Yet, such a business model and marketing operation do not line up with the sophisticated and professional nature of the financial services industry, since it deals with wealth management and things that associated with the idea of trust, credibility and professionalism. Individual or small-scale effort in financing is counterproductive. According to Crunchbase, it has raised only one round, a corporate round backed by Barker & Booth Commercial Agency, but with amount unclarified.
A successful startup that does it right
Genshuixue (GSX Techedu Inc), a technology-driven education company, founded in 2014 by Mr. Larry Xiangdong Chen, who was the Vice President at U.S.-listed New Oriental Education & Technology Group from 2010 to 2014.
GSX Techedu Inc. focuses its core expertise in online K-12 courses with a B2C model. It also offers foreign language, professional and interest courses. The company’s segment includes provision of education services. It operates solely in the PRC and all assets are located in the PRC. The company has raised U.S. $50 million over series A round at a valuation of U.S. $250 million, led by Hillhouse Capital, but invested by Banyan Capital Partners in 2015. Following A round was an injection of U.S. $9million from its key employees before going public and to be listed on the New York Stock Exchange in 2019.
Genshuixue is an example of understanding the market and product and a success relied heavily on the experience and expertise of the Founder, Larry Chen, who played a key role in setting a new record for the A round financing of Chinese start-ups and becoming the first profitable online education company to go public.
Apart from being the Vice President at New Oriental Education, Mr. Chen had been teaching for over a decade before he established his startup. During that time, he wrote test preparation books for the subjects of math, logic reasoning and writing for both GMAT and GRE. Not only he had first- hand experience as a teacher or as a management executive, but also he understood education and teaching. Given his PhD in Economics from Renmin University of China and being an alumnus of Harvard Business School, he was in a better position to understand issues in management, market demand and financing models.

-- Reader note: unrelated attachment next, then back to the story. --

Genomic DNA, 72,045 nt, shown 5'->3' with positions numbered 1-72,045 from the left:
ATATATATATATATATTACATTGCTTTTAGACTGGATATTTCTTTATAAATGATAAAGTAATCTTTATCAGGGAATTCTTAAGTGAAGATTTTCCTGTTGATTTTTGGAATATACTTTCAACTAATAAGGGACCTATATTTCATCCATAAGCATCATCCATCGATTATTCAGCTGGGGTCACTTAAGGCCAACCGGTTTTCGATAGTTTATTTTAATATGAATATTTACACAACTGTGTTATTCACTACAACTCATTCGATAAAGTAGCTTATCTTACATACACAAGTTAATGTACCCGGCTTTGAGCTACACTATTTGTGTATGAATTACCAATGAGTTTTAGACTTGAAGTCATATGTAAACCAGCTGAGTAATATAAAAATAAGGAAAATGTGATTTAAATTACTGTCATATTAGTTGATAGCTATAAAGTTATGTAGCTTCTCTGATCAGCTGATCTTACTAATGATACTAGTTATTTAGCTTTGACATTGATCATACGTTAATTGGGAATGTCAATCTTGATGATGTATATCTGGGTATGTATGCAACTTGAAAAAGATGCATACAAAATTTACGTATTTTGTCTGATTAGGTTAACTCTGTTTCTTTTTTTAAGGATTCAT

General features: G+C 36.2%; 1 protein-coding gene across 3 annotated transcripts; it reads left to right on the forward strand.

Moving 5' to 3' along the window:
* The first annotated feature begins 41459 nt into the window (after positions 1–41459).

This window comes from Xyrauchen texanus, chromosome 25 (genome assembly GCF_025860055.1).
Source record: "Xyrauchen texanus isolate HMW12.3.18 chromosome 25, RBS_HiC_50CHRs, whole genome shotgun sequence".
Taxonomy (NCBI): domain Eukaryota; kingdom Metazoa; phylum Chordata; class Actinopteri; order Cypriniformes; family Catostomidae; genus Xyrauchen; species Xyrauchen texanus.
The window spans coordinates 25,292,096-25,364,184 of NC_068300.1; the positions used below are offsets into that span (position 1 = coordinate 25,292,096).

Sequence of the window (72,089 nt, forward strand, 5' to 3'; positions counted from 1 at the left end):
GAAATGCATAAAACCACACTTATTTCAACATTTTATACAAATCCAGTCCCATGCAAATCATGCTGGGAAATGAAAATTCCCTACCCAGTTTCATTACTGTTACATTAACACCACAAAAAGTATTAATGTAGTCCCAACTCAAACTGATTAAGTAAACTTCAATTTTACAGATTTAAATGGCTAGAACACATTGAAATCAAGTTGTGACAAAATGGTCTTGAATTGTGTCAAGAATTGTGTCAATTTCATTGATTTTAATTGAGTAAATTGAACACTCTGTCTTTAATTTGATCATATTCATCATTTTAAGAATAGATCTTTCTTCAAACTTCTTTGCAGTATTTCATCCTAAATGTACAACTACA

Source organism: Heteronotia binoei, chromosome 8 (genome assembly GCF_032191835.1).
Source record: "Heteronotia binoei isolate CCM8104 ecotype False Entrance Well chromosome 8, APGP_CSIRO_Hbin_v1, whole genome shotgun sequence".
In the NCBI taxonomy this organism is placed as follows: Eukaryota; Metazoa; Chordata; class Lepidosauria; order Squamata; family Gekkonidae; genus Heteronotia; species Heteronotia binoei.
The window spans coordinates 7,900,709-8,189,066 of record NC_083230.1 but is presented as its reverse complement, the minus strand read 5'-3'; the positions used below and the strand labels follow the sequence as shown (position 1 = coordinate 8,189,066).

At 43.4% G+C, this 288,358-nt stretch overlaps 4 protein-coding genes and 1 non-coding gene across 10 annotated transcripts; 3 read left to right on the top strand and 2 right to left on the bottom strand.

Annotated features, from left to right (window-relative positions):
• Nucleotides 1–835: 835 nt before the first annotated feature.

By creating one of the biggest online education platforms, he was pretty much doing what he was really good at with all of his experience and expertise be tapped fully. Therefore, it is not hard to explain why it took him only one round financing before IPO. Also, there did not seem to be much learning process of the business between rounds before the it made profits. The success may be out of the norm, but its efficiency should explain that every weighty factor was in place to achieve its goal.
How to minimize damage from poor management and marketing practices
After assessing four startup companies in China, the three problematic ones have either poor management or poor marketing practices, while the successful one seems to be free from these thorny issues and it also appears to understand business operation as well as the target audience better.
Since most startups start out with the idea of learning along the way, it is highly suggested that they should try to minimize the mentioned risks with business analyzing tools, such as SWOT or PESTLE or preliminary analysis. SWOT can help to improve management efficiency by looking at both the internal and external strengths and weaknesses of a company. Meanwhile, the PESTLE helps with understanding the macro environment and the target market as a whole, so that marketing practices can be conducted with greater efficiency.
However, at the start of a project, it is the preliminary analysis that shall be conducted to determine whether a concept is viable. Normally, factors such as economic, market, industry and social trends that influence the success of business endeavors should be looked at. Risk analysis and cost assessments are critical parts of the preliminary analysis phase, for they help to anticipate as many of the problems as possible in the project management life cycle.
In sum, the combination of three can assist to create a comprehensive idea of the enterprise objective and to state how the outcome is meant to be delivered.